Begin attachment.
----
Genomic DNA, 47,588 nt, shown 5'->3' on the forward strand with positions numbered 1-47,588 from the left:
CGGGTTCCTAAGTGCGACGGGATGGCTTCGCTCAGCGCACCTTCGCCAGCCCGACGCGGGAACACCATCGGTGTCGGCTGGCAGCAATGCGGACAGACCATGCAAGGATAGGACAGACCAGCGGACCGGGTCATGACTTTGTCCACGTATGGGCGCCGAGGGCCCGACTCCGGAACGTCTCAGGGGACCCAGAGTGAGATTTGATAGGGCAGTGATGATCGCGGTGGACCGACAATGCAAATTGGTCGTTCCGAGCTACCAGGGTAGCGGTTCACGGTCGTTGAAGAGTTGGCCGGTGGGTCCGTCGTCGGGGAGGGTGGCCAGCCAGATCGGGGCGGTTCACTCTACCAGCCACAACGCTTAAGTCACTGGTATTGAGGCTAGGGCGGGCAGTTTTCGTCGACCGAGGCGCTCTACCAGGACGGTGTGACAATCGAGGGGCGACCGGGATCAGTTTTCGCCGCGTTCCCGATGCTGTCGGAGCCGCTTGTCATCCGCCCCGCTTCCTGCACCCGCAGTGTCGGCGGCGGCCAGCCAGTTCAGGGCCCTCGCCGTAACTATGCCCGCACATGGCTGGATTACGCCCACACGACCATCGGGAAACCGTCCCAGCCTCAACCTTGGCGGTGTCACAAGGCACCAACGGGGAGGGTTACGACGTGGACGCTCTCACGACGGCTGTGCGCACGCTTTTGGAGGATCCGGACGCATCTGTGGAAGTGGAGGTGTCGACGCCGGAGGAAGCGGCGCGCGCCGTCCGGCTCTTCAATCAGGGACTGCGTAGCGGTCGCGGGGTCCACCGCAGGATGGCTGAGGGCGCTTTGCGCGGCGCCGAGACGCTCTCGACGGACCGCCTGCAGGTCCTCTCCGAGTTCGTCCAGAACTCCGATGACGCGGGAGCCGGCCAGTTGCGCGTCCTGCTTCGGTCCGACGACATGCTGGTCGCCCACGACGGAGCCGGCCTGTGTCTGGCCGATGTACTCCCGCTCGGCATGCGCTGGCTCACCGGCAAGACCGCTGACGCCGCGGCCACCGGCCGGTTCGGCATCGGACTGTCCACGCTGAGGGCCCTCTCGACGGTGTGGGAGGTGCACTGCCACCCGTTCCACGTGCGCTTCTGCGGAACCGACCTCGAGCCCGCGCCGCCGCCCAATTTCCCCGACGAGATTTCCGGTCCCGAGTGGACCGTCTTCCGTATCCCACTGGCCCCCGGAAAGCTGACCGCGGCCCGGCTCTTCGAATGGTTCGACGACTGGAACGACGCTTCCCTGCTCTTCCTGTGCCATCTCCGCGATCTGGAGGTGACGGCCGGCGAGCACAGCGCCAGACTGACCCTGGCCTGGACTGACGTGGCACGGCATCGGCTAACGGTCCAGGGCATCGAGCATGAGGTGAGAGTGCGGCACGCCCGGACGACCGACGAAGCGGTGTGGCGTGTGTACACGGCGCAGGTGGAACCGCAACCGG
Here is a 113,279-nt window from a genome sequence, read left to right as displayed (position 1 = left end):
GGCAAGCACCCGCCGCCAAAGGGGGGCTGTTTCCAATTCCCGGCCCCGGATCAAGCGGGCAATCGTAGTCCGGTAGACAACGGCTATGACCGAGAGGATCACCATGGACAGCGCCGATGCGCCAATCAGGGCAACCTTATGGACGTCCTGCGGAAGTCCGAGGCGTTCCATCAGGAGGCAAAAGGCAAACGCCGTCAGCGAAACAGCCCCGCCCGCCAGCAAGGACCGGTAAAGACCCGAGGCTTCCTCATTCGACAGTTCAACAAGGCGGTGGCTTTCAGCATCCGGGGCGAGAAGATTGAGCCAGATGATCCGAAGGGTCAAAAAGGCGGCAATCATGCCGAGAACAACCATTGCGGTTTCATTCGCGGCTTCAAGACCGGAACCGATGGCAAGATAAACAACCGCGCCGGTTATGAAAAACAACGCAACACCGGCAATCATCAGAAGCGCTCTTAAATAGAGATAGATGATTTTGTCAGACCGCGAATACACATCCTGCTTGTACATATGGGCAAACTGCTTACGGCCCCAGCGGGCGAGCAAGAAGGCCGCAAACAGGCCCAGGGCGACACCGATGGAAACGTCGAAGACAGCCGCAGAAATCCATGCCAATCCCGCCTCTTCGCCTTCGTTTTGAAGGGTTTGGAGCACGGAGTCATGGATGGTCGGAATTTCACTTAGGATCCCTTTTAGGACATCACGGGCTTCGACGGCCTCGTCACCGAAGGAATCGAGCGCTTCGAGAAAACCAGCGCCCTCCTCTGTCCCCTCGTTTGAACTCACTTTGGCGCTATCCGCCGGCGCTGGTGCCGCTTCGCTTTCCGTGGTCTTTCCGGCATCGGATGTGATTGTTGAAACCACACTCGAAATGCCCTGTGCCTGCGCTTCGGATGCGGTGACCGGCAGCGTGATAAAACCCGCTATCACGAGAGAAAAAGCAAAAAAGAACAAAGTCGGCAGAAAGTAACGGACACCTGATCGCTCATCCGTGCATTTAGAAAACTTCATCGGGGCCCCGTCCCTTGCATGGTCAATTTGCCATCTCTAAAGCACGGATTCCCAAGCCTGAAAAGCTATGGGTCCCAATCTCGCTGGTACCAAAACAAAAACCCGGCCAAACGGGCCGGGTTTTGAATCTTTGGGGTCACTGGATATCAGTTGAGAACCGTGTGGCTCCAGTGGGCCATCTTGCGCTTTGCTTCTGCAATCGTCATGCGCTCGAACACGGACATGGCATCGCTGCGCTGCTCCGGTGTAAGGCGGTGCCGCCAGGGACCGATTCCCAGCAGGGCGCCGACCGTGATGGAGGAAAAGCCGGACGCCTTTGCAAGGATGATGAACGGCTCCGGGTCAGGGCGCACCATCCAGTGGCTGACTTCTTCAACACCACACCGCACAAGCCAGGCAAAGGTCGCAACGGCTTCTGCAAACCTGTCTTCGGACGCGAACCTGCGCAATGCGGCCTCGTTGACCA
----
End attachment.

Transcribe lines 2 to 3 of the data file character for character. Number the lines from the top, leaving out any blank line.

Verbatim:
CGGGTTCCTAAGTGCGACGGGATGGCTTCGCTCAGCGCACCTTCGCCAGCCCGACGCGGGAACACCATCGGTGTCGGCTGGCAGCAATGCGGACAGACCATGCAAGGATAGGACAGACCAGCGGACCGGGTCATGACTTTGTCCACGTATGGGCGCCGAGGGCCCGACTCCGGAACGTCTCAGGGGACCCAGAGTGAGATTTGATAGGGCAGTGATGATCGCGGTGGACCGACAATGCAAATTGGTCGTTCCGAGCTACCAGGGTAGCGGTTCACGGTCGTTGAAGAGTTGGCCGGTGGGTCCGTCGTCGGGGAGGGTGGCCAGCCAGATCGGGGCGGTTCACTCTACCAGCCACAACGCTTAAGTCACTGGTATTGAGGCTAGGGCGGGCAGTTTTCGTCGACCGAGGCGCTCTACCAGGACGGTGTGACAATCGAGGGGCGACCGGGATCAGTTTTCGCCGCGTTCCCGATGCTGTCGGAGCCGCTTGTCATCCGCCCCGCTTCCTGCACCCGCAGTGTCGGCGGCGGCCAGCCAGTTCAGGGCCCTCGCCGTAACTATGCCCGCACATGGCTGGATTACGCCCACACGACCATCGGGAAACCGTCCCAGCCTCAACCTTGGCGGTGTCACAAGGCACCAACGGGGAGGGTTACGACGTGGACGCTCTCACGACGGCTGTGCGCACGCTTTTGGAGGATCCGGACGCATCTGTGGAAGTGGAGGTGTCGACGCCGGAGGAAGCGGCGCGCGCCGTCCGGCTCTTCAATCAGGGACTGCGTAGCGGTCGCGGGGTCCACCGCAGGATGGCTGAGGGCGCTTTGCGCGGCGCCGAGACGCTCTCGACGGACCGCCTGCAGGTCCTCTCCGAGTTCGTCCAGAACTCCGATGACGCGGGAGCCGGCCAGTTGCGCGTCCTGCTTCGGTCCGACGACATGCTGGTCGCCCACGACGGAGCCGGCCTGTGTCTGGCCGATGTACTCCCGCTCGGCATGCGCTGGCTCACCGGCAAGACCGCTGACGCCGCGGCCACCGGCCGGTTCGGCATCGGACTGTCCACGCTGAGGGCCCTCTCGACGGTGTGGGAGGTGCACTGCCACCCGTTCCACGTGCGCTTCTGCGGAACCGACCTCGAGCCCGCGCCGCCGCCCAATTTCCCCGACGAGATTTCCGGTCCCGAGTGGACCGTCTTCCGTATCCCACTGGCCCCCGGAAAGCTGACCGCGGCCCGGCTCTTCGAATGGTTCGACGACTGGAACGACGCTTCCCTGCTCTTCCTGTGCCATCTCCGCGATCTGGAGGTGACGGCCGGCGAGCACAGCGCCAGACTGACCCTGGCCTGGACTGACGTGGCACGGCATCGGCTAACGGTCCAGGGCATCGAGCATGAGGTGAGAGTGCGGCACGCCCGGACGACCGACGAAGCGGTGTGGCGTGTGTACACGGCGCAGGTGGAACCGCAACCGG
Here is a 113,279-nt window from a genome sequence, read left to right as displayed (position 1 = left end):